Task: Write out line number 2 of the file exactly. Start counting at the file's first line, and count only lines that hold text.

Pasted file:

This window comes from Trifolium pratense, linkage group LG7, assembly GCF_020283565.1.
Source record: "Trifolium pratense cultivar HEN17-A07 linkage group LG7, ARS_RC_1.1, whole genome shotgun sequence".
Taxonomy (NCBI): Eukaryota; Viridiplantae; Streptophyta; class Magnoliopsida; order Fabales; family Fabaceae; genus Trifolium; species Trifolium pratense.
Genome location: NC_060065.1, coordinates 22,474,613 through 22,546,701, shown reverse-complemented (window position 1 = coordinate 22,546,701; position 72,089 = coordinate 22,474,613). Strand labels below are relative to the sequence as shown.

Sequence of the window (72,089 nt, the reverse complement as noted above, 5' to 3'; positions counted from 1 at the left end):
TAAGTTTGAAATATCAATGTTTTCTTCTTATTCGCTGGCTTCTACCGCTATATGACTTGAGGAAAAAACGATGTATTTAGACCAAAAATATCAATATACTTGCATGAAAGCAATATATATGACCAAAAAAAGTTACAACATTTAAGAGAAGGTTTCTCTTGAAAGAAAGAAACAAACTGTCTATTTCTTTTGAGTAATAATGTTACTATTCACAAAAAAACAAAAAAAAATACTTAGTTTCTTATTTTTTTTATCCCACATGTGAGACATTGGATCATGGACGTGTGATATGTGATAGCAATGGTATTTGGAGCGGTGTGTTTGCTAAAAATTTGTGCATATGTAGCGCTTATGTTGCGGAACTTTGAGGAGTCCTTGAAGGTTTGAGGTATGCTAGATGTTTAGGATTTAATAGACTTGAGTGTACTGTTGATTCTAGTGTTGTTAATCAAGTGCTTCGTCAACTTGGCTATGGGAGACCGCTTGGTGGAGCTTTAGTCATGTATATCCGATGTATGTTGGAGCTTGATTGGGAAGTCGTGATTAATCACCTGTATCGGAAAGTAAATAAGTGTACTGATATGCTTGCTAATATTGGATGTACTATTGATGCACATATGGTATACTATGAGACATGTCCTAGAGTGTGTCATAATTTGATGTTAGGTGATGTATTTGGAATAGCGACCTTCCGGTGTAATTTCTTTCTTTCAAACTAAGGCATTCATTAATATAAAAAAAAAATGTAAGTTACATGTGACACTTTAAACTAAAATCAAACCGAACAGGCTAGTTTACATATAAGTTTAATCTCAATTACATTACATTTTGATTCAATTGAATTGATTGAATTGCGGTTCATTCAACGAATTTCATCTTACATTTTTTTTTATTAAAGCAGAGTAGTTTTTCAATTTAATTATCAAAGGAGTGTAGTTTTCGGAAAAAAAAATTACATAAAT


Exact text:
Source record: "Trifolium pratense cultivar HEN17-A07 linkage group LG7, ARS_RC_1.1, whole genome shotgun sequence".